"The challenges of caring for a person with Alzheimer's disease are greatly misunderstood and underestimated by our society. Unless one has been personally impacted by the disease it is difficult for them to comprehend the physical, emotional and financial turmoil Alzheimer's can have on a family. With the benefit of easy access to information and services the burden can be lightened. Unfortunately, many people do not seek assistance and struggle alone due to the persistent stigma and ignorance about the disease that continues to prevail. Education and advocacy are imperative if we are to offer help to those currently diagnosed and hope for a cure in the future."


Getting a Diagnosis of Alzheimer's Disease (pdf 118 kB)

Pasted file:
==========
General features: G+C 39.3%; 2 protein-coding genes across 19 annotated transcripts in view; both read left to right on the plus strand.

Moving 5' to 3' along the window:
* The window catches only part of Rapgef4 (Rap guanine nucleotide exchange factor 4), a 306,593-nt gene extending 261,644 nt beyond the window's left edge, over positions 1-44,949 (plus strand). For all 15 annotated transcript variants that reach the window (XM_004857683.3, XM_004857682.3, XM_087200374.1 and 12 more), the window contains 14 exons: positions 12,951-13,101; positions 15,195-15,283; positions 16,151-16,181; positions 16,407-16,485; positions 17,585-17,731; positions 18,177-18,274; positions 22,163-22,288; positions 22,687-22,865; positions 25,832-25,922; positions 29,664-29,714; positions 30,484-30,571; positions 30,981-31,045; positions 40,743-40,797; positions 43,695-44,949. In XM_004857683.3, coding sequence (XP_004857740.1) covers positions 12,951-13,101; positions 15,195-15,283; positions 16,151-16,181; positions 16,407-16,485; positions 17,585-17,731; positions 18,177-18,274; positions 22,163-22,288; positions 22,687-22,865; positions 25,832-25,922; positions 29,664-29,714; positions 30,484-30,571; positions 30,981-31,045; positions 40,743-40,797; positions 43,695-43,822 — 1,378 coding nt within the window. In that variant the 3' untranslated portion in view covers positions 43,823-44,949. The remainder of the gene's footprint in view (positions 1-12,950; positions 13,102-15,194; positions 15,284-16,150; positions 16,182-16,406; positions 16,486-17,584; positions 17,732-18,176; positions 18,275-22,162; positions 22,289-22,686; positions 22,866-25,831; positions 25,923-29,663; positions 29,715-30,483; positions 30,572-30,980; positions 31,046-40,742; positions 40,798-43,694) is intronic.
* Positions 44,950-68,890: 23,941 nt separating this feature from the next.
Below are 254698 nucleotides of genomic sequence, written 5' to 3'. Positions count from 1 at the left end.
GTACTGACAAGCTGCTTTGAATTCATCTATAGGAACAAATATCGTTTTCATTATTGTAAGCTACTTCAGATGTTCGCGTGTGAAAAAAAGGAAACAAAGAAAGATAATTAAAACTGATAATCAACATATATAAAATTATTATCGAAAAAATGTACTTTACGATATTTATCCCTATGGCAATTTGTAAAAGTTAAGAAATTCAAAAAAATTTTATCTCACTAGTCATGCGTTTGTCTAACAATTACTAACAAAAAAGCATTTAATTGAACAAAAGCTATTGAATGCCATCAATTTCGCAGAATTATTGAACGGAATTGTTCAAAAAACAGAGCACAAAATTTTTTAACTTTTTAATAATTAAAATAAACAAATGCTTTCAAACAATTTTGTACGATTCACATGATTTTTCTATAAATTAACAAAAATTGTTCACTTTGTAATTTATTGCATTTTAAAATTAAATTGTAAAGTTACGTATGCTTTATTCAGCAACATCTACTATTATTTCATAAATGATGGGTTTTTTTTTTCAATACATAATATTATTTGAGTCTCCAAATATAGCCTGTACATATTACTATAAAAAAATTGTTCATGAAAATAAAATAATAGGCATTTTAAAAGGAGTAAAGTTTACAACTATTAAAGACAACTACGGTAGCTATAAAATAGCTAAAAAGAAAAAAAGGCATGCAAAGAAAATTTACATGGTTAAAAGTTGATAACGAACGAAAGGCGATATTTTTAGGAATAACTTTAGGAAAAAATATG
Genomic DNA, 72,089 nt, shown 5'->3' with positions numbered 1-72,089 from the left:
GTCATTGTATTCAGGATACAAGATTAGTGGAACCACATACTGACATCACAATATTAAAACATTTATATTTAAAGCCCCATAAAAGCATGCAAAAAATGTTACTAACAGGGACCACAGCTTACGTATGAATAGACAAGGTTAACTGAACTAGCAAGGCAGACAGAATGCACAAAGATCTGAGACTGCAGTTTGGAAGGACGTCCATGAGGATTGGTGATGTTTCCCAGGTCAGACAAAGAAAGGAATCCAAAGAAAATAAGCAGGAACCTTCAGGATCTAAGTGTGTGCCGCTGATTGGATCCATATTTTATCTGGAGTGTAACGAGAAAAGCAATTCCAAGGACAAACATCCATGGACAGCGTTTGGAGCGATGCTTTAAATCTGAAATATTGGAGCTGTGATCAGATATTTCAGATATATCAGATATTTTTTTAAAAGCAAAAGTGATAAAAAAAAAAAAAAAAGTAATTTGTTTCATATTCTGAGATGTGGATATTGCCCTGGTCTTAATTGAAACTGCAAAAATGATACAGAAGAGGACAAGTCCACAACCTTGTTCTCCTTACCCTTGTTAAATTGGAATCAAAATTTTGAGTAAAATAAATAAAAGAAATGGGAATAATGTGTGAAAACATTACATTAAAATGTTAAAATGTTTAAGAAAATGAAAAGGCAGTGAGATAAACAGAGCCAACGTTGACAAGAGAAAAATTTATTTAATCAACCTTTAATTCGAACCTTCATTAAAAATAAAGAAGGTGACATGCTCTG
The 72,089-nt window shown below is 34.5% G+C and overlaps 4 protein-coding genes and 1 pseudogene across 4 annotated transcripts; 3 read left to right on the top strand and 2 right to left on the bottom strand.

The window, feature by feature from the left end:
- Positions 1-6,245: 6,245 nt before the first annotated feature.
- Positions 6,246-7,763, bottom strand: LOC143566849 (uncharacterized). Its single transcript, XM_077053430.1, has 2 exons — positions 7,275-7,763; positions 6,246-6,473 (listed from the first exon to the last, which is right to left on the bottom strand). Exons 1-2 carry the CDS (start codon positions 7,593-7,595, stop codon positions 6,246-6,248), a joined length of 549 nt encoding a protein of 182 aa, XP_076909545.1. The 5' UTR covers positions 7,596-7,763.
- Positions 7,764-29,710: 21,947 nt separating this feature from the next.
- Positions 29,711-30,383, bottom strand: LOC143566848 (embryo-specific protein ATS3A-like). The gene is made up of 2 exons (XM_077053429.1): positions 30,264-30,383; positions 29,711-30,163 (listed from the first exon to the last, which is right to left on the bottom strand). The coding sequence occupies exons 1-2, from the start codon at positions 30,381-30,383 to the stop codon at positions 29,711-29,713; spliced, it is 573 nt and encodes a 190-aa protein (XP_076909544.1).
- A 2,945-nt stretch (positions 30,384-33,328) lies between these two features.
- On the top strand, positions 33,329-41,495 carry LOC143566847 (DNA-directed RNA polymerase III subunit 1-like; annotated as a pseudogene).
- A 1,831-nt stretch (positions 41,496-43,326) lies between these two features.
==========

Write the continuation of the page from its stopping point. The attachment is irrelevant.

10 Warning Signs Of Alzheimer's Disease (pdf 43 kB)
Alzheimers Disease and Other Dementias (pdf 81 kB)

Doctor's Visit Planning and Communication Tools

Beth van BladelSpeaker: Beth van Bladel, Founder and Director of Capital Region Patient Advocacy
Presentation Date: March 2012

Beth van Bladel founded Capital Region Patient Advocacy in Albany, New York in 2008 with a grassroots mission of teaching healthcare advocacy and navigation skills to her community.  She developed a collaborative resource network of over 100 capital region healthcare experts to create healthcare navigation tools.  The tools discussed in this podcast can be found in the Resources section of her website and may be used by obtaining permission from Beth.

Effective Teamwork with Psychiatric Patients

Richard HeasleySpeaker: Richard Heasley, Executive Director of Conard House, Inc.
Presentation Date: May 2012